Gazing Ball Mystique
Gazing Balls have a rich and colorful history in garden decor and accents. Gazing Balls are often called Gazing Globes, Garden Balls, and Garden Globes. In historical times they were Witch Balls, Victorian Balls, Butler Balls and Globes of Happiness. Gazing balls have had a life of ups and downs, enjoying periods of tremendous popularity followed by years of abandon.
Having roots from as far back as ancient Venice circa 13th century, garden globes have enjoyed many designs, artistic attentions, superstitions, applications, and admirers. It seems evident that only a highly sought after accent piece could be spun with so many names, to justify reasons for displaying the globes. Gazing balls can likewise be displayed in any number of places. Most commonly they are placed on pedestal bases, but they are also found hung from trees as lawn ornaments, placed on the ground and in flower beds, floating in ponds and in fountains, and performing many balancing acts with stages ranging from nearly flat tabletop surfaces to tall poles.
Early gazing balls were blown glass globes, but today they are available not only in the traditional glass, but also mirrored stainless steel, mosaic patterns, every color imaginable, glow in the dark, antique and flat rust finishes, ceramic, copper, and more. Mirrored gazing balls allow a gardener to showcase their beautiful landscapes, and they add depth to otherwise flat lawns. Gazing globes draw attention and bring visitors close in admiration and interest. As popular as gazing balls are, they still offer a visual treat not common to most on lookers.
Historic uses of gazing balls not only included highlighting gardens and flowers, but also served for practical and other applications. The term Butlers Ball was derived from their use by servants to be able to monitor the dining room and sitting rooms to see if someone was in need of drinks or assistance. The mirrored balls kept the servants from standing in a location where they could be seen, but still allowed them to watch without directly staring. Victorians made use of the mirror globes to spy on their daughters as their suitors brought them home, without having to be obvious in their supervision. Victorians could see through the reflection of the gazing ball whether their daughters and their suitors were behaving properly as they bid good bye. Today's youngsters would be no more aware of the use of the mirror ball on the door step as our ancestors were, so perhaps you may want to give this use a shot once your young ones reach dating age.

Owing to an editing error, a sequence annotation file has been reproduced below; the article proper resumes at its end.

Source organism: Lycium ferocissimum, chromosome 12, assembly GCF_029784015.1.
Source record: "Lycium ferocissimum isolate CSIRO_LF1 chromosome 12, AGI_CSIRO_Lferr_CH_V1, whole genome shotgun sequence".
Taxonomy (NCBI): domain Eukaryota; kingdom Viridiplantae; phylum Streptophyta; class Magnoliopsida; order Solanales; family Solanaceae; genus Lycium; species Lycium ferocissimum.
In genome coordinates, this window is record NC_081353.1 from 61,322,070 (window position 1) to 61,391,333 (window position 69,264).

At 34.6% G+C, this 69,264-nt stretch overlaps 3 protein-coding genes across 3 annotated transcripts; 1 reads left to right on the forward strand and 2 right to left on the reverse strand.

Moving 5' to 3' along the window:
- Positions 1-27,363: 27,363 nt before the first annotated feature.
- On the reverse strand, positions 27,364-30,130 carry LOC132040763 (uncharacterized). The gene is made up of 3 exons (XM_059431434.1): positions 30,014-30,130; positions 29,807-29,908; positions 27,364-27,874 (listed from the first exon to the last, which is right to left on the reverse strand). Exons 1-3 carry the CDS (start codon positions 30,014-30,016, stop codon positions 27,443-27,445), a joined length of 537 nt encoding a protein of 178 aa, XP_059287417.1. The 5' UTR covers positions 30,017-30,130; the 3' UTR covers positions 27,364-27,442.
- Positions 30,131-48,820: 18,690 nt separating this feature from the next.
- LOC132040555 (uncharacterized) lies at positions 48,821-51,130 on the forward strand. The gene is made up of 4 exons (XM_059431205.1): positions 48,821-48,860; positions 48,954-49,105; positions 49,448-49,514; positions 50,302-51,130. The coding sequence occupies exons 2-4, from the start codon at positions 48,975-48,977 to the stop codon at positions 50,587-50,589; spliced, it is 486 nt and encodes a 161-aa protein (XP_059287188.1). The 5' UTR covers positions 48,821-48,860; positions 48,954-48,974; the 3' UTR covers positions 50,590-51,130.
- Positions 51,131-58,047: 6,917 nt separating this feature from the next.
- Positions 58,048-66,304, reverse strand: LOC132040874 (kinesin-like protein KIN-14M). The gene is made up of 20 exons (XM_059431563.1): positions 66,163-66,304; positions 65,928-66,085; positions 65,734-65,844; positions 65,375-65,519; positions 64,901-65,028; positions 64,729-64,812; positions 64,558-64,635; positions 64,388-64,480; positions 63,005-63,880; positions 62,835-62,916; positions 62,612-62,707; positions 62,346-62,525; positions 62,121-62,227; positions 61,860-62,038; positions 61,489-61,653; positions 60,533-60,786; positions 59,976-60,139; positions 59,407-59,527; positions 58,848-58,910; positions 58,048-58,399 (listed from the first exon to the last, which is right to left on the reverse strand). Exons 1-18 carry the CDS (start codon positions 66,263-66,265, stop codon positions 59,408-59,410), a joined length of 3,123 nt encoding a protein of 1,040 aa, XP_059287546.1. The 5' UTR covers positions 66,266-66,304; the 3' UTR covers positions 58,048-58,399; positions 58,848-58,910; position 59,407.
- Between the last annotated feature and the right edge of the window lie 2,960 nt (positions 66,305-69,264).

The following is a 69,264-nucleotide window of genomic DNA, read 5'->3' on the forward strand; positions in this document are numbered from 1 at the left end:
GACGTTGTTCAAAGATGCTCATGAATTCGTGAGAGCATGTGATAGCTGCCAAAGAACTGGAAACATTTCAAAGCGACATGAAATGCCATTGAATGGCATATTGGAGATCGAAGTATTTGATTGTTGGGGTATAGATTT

Witch ball refers to the superstitious belief that gazing balls could ward off evil spirits and witches. Witches were believed to be so enraptured by their own beauty that they would become stuck at the garden globe, unable to tear themselves away. Others believed that witches could not stand to see their reflection, so would avoid the gazing ball at all costs. Both versions of the usefulness of the witch ball included leaving the ball at the entrance to the home, keeping everything within protected. With the removal of bad luck and evil, good luck and prosperity was believed to take its place, bringing great fortune to anyone who displayed a globe. Globes in the garden brought abundance of crop and good harvests.
Gazing balls experienced a pivotal period in the 19th century when King Ludwig II of Bavaria, aka Mad King Ludwig, adorned his Herrenchiemsee palace with gazing balls of all sizes and uses, from lawn globes to hanging globes and floating globes. This fantasy castle was designed to be a full scale replica of France's Palace of Versailles, but Ludwig died before 50 of the 70 rooms were completed. Gazing balls have been a fixture in European gardens ever since.
Gazing balls continue to delight people throughout the world, and can be mixed and matched, placed in thick shrubs to break up the landscape, used to reflect the garden and skies, or even brought indoors. Standard sizes range from 4" to 12", although they can be custom made larger than 12". Pedestals and wire bases of different height are available to display garden globes, and many globes can float in water or simply be placed on the ground for color. Whatever the use, the pleasure and enjoyments that stems from garden globes is unparalleled, causing this Italian-inspired garden accent to remain popular for almost eight centuries. We offer gazing globes in a variety of styles and sizes, with a great selection of pedestal bases that can often double for use with Sundials.